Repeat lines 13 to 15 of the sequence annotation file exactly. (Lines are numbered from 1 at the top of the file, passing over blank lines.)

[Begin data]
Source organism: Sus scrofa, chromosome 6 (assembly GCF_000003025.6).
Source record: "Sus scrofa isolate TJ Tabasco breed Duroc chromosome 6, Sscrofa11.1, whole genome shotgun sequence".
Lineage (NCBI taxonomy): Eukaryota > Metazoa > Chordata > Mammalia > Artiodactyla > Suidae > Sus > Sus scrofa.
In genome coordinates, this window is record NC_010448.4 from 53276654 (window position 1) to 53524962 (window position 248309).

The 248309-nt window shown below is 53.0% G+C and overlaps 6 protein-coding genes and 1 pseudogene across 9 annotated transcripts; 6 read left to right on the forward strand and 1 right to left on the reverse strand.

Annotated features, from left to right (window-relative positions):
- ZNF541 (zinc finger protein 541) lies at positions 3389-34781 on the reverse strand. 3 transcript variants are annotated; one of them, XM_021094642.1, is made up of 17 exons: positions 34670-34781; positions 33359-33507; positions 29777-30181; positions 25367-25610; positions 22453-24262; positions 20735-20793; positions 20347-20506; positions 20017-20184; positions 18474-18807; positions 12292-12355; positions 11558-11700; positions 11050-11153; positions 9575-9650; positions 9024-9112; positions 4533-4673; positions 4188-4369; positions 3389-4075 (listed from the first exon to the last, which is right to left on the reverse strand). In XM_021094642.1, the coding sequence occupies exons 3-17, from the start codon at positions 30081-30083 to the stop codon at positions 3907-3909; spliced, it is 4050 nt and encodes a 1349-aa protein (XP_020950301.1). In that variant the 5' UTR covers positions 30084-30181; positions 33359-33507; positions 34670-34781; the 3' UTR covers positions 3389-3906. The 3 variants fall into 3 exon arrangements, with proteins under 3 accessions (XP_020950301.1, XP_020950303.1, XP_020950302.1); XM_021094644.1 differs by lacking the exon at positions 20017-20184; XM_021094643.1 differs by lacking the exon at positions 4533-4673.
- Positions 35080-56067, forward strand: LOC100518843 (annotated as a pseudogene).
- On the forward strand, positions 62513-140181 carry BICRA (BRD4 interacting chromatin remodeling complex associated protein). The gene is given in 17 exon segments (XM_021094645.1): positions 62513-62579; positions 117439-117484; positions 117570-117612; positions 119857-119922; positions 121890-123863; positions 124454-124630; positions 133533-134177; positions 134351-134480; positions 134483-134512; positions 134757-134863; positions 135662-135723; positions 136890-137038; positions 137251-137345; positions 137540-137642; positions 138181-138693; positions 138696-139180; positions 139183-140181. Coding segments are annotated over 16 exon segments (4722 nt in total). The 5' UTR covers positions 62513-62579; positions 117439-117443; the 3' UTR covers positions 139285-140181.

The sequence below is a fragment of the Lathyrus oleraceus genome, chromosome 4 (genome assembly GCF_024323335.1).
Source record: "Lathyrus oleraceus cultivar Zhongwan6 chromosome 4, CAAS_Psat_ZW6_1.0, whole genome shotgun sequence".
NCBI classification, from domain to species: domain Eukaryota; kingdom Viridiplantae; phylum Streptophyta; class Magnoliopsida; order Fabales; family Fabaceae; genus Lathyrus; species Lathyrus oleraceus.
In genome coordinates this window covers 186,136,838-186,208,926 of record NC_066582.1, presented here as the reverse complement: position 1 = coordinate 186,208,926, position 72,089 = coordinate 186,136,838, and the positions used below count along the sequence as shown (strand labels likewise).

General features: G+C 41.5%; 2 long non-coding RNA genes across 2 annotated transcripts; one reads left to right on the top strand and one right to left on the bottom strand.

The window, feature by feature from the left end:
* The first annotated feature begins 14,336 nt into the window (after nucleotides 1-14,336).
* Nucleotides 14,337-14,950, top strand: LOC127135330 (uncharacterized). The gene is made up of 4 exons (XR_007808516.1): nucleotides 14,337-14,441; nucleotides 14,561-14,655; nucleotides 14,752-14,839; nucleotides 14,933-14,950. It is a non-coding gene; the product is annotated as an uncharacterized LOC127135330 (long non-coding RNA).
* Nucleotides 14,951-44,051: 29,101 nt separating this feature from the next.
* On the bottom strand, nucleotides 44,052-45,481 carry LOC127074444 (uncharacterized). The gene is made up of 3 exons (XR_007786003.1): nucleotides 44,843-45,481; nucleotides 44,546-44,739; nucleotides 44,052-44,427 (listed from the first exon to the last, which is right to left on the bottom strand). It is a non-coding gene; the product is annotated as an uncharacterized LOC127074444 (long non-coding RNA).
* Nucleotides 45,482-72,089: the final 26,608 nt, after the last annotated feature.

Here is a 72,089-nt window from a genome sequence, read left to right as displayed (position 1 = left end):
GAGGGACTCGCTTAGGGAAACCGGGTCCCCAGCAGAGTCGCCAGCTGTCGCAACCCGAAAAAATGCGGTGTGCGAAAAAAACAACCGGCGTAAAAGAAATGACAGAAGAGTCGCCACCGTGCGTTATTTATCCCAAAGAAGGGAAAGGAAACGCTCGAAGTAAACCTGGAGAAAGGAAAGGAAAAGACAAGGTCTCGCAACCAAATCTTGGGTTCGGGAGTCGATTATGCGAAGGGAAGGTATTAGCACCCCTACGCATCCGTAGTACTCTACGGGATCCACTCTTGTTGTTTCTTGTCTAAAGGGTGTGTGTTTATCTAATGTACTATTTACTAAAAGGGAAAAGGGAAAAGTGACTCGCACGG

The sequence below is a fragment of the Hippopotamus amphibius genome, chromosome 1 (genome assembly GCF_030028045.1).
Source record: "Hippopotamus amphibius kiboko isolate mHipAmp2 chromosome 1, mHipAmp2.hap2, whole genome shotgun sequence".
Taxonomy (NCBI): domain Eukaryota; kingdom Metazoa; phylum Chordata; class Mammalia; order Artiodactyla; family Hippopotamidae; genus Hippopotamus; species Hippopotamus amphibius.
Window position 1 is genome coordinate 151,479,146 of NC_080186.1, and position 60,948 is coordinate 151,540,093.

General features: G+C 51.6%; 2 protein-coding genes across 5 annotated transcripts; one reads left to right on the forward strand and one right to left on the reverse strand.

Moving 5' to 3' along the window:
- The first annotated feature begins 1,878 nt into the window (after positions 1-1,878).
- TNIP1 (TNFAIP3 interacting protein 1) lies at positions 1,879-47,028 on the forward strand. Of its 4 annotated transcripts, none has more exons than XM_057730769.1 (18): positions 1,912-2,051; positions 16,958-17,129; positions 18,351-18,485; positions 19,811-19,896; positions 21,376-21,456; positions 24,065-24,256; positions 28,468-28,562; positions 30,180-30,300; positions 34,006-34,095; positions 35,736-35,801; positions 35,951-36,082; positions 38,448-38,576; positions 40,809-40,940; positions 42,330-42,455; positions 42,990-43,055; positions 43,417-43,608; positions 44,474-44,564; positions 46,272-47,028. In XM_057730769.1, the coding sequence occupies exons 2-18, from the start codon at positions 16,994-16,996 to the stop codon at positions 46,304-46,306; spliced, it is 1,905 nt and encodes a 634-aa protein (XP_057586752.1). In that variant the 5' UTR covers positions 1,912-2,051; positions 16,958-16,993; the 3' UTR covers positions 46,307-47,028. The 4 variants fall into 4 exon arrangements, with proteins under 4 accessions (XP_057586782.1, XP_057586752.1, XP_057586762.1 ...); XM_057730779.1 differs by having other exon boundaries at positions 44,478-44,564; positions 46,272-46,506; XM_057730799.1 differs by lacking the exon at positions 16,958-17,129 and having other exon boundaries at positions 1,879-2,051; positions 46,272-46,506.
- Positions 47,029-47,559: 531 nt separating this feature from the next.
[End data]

In genome coordinates this window covers 186,136,838-186,208,926 of record NC_066582.1, presented here as the reverse complement: position 1 = coordinate 186,208,926, position 72,089 = coordinate 186,136,838, and the positions used below count along the sequence as shown (strand labels likewise).

General features: G+C 41.5%; 2 long non-coding RNA genes across 2 annotated transcripts; one reads left to right on the top strand and one right to left on the bottom strand.

The window, feature by feature from the left end: